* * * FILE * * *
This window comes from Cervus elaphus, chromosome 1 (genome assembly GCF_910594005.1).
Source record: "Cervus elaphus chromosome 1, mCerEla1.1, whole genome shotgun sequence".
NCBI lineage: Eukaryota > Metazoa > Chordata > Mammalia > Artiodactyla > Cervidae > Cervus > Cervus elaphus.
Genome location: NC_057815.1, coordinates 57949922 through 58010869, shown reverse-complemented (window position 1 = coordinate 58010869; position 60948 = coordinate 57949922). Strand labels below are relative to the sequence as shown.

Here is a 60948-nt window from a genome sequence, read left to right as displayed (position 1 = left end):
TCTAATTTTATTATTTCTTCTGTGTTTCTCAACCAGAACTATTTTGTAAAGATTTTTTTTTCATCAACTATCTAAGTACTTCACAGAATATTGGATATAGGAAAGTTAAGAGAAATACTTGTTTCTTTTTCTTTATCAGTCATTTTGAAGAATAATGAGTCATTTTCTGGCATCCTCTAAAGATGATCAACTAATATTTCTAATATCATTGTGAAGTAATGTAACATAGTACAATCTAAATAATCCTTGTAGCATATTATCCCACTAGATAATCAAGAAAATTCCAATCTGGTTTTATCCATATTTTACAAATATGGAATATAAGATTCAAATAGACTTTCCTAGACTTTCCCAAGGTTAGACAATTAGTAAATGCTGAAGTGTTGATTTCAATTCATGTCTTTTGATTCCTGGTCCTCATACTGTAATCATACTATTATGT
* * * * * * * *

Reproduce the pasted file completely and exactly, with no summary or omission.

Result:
This window comes from Cervus elaphus, chromosome 1 (genome assembly GCF_910594005.1).
Source record: "Cervus elaphus chromosome 1, mCerEla1.1, whole genome shotgun sequence".
NCBI lineage: Eukaryota > Metazoa > Chordata > Mammalia > Artiodactyla > Cervidae > Cervus > Cervus elaphus.
Genome location: NC_057815.1, coordinates 57949922 through 58010869, shown reverse-complemented (window position 1 = coordinate 58010869; position 60948 = coordinate 57949922). Strand labels below are relative to the sequence as shown.

Here is a 60948-nt window from a genome sequence, read left to right as displayed (position 1 = left end):
TCTAATTTTATTATTTCTTCTGTGTTTCTCAACCAGAACTATTTTGTAAAGATTTTTTTTTCATCAACTATCTAAGTACTTCACAGAATATTGGATATAGGAAAGTTAAGAGAAATACTTGTTTCTTTTTCTTTATCAGTCATTTTGAAGAATAATGAGTCATTTTCTGGCATCCTCTAAAGATGATCAACTAATATTTCTAATATCATTGTGAAGTAATGTAACATAGTACAATCTAAATAATCCTTGTAGCATATTATCCCACTAGATAATCAAGAAAATTCCAATCTGGTTTTATCCATATTTTACAAATATGGAATATAAGATTCAAATAGACTTTCCTAGACTTTCCCAAGGTTAGACAATTAGTAAATGCTGAAGTGTTGATTTCAATTCATGTCTTTTGATTCCTGGTCCTCATACTGTAATCATACTATTATGT